Seamus Smyth’s Quinn (1999) is one of Irish crime fiction’s lost classics, a story narrated by a lethal charmer who has much in common with Red Dock, the anti-hero in Smyth’s – now writing as J.M. Smyth – Blood for Blood (Black and White, €9.99). A successful criminal based in Dublin, Red survived growing up in an Irish orphanage, although his brother Sean wasn’t so lucky. Now in a position to take his revenge on those responsible for Sean’s death, Red sets in train a diabolical plot that includes kidnap, blackmail and murder – but even a meticulous planner like Red couldn’t have anticipated the intervention of a serial killer who prides himself on the purity of his artistic vision. A snarling, anarchic yawp of a crime yarn, Blood for Blood is a novel that revels in its contradictions, the jaunty tone and blackly comic narrative regularly interrupted by grand guignol descriptions of violence and mutilation, while the increasingly improbable plot is firmly rooted in the harrowing abuse suffered by the inmates of state-run institutions. Crude, brutal and appallingly funny, Blood for Blood is like nothing else you’ll read this year.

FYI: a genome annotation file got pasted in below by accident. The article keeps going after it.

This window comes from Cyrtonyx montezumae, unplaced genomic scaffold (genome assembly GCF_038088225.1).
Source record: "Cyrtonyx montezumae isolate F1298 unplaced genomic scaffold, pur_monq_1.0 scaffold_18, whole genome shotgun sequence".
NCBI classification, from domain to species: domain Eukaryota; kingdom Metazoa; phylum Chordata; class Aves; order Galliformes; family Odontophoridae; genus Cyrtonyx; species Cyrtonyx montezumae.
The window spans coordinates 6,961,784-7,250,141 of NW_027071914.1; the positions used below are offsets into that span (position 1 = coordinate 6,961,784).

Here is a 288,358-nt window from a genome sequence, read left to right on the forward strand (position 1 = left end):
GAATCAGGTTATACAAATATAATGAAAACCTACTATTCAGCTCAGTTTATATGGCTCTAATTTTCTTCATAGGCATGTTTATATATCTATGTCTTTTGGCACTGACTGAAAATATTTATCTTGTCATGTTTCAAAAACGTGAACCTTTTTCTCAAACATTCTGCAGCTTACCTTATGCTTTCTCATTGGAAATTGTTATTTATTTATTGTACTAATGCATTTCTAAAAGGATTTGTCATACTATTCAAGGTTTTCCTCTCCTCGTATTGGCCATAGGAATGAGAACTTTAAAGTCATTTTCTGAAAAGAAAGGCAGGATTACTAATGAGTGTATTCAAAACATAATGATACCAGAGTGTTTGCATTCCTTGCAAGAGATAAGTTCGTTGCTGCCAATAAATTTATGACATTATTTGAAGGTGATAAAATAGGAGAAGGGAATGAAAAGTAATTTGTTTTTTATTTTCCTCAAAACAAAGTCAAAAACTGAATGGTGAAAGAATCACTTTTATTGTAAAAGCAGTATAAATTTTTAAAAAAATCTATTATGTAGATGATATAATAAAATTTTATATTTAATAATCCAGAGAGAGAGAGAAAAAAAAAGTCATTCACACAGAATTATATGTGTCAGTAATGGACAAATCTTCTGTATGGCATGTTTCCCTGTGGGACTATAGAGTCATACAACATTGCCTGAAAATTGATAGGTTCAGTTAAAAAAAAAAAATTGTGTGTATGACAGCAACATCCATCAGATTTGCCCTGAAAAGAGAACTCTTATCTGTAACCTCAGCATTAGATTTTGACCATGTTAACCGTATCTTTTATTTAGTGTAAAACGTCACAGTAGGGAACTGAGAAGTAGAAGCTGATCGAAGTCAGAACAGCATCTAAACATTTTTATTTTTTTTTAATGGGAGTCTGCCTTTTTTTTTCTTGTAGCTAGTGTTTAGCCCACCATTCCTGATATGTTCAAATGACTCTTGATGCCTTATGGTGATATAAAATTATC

Robert Thorogood is best known for creating the BBC TV series Death in Paradise, which is set on a fictional Caribbean island and originally featured DI Richard Poole (since replaced by DI Humphrey Goodman), an uptight British policeman struggling to adapt to the idiosyncratic rhythms of Saint Marie. Thorogood revived Poole for his debut novel, A Meditation on Murder (2014), and Poole returns again in The Killing of Polly Carter (Harlequin, €19.50). World famous supermodel Polly Carter announces her intention to commit suicide before leaping from the cliff near her home on Saint Marie, her death witnessed by Polly’s twin sister, Claire. Poole’s suspicions are aroused, however, and soon he is leading his team in a murder investigation. Despite the contemporary setting, the Death in Paradise mysteries are deliciously retro Agatha Christie-style whodunits, with Poole trawling a shoal of red herrings as he interrogates his list of suspects. Much of the pleasure, meanwhile, is derived from Poole’s fish-out-of-water helplessness as he flops around trying to cope with Saint Marie’s heat, cultural quirks and easy-going pace of life, all the while wondering if ‘his entire existence as an Englishman was no more than Pavlovian conditioning.’